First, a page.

The Cherokee Indians lived in villages. They built circular homes made of river cane, sticks, and plaster. They covered the roofs with thatch and left a small hole in the center to let the smoke out.
The typical Cherokee town consisted of 30 to 60 houses and a large council house. They built permanent, well-organized villages in the midst of extensive cornfields and gardens throughout the fertile river valleys of the Cherokee country.
After European contact, the most typical structure was a small, rectangular building that resembled a log cabin and was, indeed, modeled on white pioneer designs. Theda Perdue describes the winter houses ( “asi” ) in The Cherokees (NY: Chelsea House, 1989) as “small, round, wattle-and-daub structures.
The Cherokee lived in wattle and daub homes. These homes were framed with tree logs and then covered with mud and grass to fill in the walls. The roofs were made of thatch or bark.
They were made of tree branches bent into a circular shape and then plastered with mud (the frame was a lot like the frame of a Ute wickiup, but these were different because they were covered with mud and partly sunk into the ground like Pueblo pit houses).
The Plains Indians typically lived in one of the most well known shelters, the tepee (also tipi or teepee). The tepee had many purposes, one of which was mobility and agility as the Plains Indians needed to move quickly when the herds of bison were on the move.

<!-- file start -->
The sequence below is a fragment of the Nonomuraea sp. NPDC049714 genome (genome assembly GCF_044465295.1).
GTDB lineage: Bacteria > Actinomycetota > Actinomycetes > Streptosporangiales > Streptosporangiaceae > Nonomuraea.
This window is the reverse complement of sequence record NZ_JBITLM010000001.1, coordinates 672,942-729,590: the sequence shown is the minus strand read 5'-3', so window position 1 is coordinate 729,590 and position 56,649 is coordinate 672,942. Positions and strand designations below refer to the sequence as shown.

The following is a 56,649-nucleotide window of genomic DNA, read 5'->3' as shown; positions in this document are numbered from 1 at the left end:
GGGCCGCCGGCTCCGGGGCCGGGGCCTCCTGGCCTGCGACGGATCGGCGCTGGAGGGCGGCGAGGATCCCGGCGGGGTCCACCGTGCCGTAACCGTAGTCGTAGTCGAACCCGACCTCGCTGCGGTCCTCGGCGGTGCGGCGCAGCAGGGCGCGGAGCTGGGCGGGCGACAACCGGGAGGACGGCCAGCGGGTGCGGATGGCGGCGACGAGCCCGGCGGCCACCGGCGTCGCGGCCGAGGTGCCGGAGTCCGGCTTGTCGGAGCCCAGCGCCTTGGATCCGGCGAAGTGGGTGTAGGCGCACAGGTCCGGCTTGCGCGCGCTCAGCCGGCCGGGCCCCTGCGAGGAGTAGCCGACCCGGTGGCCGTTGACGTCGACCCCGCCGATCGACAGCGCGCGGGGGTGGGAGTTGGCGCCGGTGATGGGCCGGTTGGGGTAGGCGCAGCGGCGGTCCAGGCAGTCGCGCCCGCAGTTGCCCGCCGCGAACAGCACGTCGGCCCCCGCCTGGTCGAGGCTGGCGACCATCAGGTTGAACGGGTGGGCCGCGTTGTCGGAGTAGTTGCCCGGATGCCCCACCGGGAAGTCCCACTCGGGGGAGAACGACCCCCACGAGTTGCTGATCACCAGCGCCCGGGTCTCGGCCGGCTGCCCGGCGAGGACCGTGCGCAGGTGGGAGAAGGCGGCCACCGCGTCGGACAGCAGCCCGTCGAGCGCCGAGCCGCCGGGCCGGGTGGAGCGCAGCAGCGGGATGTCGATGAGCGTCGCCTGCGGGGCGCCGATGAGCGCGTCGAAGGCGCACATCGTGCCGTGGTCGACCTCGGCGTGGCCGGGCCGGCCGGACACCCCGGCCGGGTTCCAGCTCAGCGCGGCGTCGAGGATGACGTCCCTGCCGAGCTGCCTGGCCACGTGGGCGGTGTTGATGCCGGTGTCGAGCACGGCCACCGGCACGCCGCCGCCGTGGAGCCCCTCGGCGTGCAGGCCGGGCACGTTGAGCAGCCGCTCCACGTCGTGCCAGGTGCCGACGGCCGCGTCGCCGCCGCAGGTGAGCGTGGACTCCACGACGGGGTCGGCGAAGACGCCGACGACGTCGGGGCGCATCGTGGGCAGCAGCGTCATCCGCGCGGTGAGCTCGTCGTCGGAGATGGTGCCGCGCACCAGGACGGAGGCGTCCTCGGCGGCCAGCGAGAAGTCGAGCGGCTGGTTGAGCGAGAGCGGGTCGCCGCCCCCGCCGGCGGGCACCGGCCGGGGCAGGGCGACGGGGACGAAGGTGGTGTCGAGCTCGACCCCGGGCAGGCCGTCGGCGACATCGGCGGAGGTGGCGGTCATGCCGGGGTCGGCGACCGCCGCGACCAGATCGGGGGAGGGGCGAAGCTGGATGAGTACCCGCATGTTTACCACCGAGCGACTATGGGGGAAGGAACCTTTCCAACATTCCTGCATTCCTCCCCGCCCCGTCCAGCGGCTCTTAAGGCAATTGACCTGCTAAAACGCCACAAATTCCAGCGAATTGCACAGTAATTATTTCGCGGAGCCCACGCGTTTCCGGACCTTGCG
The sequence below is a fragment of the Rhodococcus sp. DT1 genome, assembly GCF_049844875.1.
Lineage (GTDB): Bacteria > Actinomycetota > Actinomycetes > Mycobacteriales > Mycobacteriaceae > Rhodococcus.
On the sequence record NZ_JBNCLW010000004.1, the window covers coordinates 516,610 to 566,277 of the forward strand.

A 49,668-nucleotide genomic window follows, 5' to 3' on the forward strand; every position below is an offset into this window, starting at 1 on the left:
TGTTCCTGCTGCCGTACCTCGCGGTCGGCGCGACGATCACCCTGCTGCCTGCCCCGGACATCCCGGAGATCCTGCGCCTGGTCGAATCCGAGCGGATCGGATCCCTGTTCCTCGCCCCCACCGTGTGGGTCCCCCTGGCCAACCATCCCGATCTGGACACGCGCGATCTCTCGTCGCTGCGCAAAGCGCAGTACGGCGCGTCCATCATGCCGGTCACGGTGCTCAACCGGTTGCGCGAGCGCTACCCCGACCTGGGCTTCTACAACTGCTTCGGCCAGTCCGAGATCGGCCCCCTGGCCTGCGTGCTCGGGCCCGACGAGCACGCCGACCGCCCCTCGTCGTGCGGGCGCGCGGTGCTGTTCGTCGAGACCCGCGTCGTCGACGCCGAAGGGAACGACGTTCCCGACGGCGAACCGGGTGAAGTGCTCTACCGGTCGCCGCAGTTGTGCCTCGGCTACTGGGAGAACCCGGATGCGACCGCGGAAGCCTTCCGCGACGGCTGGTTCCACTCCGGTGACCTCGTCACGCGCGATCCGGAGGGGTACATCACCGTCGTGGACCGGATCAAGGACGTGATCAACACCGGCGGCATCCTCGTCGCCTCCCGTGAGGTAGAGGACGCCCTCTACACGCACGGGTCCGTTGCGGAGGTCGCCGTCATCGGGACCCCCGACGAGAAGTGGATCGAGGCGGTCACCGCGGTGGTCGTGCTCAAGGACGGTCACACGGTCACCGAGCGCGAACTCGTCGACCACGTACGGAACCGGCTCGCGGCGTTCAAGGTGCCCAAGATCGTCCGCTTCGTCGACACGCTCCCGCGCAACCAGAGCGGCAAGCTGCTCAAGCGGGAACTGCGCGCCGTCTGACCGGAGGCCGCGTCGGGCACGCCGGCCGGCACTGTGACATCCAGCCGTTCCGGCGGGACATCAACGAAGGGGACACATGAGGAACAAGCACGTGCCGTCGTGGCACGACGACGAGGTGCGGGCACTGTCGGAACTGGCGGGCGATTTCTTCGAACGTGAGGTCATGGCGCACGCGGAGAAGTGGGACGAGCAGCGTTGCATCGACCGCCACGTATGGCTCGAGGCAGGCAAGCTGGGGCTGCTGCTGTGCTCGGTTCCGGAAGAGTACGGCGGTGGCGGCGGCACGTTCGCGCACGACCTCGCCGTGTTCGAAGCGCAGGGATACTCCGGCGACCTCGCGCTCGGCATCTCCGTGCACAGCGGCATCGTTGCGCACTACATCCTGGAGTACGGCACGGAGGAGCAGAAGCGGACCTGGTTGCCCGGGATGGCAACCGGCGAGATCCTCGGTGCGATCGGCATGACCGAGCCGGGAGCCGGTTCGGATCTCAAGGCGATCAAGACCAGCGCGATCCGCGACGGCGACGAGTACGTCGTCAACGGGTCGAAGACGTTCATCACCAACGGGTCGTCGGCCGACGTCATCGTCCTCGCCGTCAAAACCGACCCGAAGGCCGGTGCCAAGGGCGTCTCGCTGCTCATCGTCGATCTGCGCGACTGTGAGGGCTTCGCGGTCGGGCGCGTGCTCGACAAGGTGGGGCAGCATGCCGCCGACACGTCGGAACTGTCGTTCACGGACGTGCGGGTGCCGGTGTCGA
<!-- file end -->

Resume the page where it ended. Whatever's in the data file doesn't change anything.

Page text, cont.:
In the Southeast region, Native Americans lived in Wattle and Daub houses. These houses were made by weaving river cane and wood into a frame. The roofs were made of grass and bark. Wattle and Daub houses were permanent structures, perfect for farming people.
The Cherokee were southeastern woodland Indians, and in the winter they lived in houses made of woven saplings, plastered with mud and roofed with poplar bark. In the summer they lived in open-air dwellings roofed with bark. Today the Cherokee live in ranch houses, apartments, and trailers.
The names of the tribes who lived in the Wattle and Daub style houses included the Seminole, Creek, Choctaw, Chickasaw and Cherokee people. The tribes lived in the regions of the present-day states of Mississippi, Kentucky, Louisiana, and Alabama and wanted permanent homes to suit their farmer-hunter life styles.
Most Cherokees were forced to move to Oklahoma in the 1800’s along the Trail of Tears. Descendants of the Cherokee Indians who survived this death march still live in Oklahoma today. The descendants of these people live scattered throughout the original Cherokee Indian homelands.